Gregory M. Gordon (Dallas), Dan B. Prieto (Dallas), Amanda S. Rush (Dallas), Brad B. Erens (Chicago), Caitlin K. Cahow (Chicago), and Robert W. Hamilton (Columbus) are representing Johnson & Johnson subsidiary LTL Management LLC in the company's chapter 11 case, which was filed on October 14, 2021, in the U.S. Bankruptcy Court for the Western District of North Carolina.
The National Law Journal recognized Kevyn D. Orr (Washington) by including him in its list of Crisis Trailblazers for 2021. Through the various Trailblazers special supplements, the NLJ recognizes agents of change—movers and shakers in the legal industry who have made significant contributions to, and innovations in, their area of practice.
Bruce Bennett (Los Angeles and New York) was honored for his work on the "Mega Company Turnaround/Transaction of the Year," representing certain equity interest holders of chapter 11 debtor PG&E Corp., at the 2021 Turnaround Management Association Annual Conference held from October 26–29, 2021, in Nashville, Tennessee.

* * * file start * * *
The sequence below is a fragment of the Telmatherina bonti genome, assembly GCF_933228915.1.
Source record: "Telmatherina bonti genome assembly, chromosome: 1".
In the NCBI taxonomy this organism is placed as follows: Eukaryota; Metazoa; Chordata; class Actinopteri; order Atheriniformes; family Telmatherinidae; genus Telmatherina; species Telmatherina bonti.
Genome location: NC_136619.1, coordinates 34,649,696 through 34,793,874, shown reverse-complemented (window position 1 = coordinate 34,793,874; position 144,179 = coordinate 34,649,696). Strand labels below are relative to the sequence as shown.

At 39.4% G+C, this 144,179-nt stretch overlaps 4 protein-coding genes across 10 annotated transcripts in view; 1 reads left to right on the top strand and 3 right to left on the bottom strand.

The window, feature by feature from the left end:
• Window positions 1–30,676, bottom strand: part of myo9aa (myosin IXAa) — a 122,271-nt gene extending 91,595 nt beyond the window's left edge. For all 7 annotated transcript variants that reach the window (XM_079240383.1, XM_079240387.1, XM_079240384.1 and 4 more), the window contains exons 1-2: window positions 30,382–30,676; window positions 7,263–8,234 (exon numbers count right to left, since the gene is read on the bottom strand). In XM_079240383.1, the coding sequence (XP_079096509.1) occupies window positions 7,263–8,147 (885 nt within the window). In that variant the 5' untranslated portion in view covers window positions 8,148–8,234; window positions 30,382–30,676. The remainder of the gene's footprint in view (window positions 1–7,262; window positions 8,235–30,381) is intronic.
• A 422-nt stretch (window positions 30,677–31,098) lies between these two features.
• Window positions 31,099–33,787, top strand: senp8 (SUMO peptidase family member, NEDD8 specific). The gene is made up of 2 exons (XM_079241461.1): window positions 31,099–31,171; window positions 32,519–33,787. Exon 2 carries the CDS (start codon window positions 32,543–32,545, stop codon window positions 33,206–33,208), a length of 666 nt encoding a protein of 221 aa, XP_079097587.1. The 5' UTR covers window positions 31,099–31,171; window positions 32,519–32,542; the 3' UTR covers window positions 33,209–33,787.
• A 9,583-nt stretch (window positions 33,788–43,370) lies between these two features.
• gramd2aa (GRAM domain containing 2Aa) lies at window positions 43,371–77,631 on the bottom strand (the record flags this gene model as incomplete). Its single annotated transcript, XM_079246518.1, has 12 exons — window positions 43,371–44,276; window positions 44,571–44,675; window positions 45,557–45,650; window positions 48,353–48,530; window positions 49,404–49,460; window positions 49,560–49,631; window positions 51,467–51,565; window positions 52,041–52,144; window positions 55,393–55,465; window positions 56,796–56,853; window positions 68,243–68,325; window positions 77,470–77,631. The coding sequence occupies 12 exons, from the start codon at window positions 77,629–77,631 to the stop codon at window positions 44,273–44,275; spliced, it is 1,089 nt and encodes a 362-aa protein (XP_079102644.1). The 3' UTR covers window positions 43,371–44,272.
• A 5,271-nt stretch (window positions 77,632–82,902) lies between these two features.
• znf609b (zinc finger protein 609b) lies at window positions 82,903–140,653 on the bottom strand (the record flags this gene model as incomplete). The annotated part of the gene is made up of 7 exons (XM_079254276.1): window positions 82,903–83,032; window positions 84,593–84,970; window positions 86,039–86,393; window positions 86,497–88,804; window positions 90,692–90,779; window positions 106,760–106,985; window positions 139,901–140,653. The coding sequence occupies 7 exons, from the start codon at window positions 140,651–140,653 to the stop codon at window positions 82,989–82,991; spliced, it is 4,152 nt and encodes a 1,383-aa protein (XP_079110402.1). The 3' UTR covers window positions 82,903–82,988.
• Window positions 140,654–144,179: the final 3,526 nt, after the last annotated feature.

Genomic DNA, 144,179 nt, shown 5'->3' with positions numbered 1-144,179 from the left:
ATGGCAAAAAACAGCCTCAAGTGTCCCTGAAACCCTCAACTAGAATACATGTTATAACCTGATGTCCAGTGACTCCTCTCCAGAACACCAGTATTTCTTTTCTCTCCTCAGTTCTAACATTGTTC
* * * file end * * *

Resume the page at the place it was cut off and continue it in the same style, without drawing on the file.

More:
Ben Larkin (London) was named to the Legal 500 Hall of Fame in the 2022 edition of The Legal 500 United Kingdom guide in the practice area "Finance–Corporate restructuring and insolvency."
An article written by Corinne Ball (New York), Dan T. Moss (Washington), Michael C. Schneidereit (New York), Isel M. Perez (Miami), and Mark G. Douglas (New York) titled "N.Y. District Court Rules that Chapter 15 Recognition Not Required to Enforce Foreign Bankruptcy Injunction" was published in the October 2021 INSOL News Update.
An article written by Dan B. Prieto (Dallas) and Mark G. Douglas (New York) titled "Structured Ch. 11 Dismissals Aren't Dead, Despite Jevic" was published in the October 6, 2021, edition of Law360.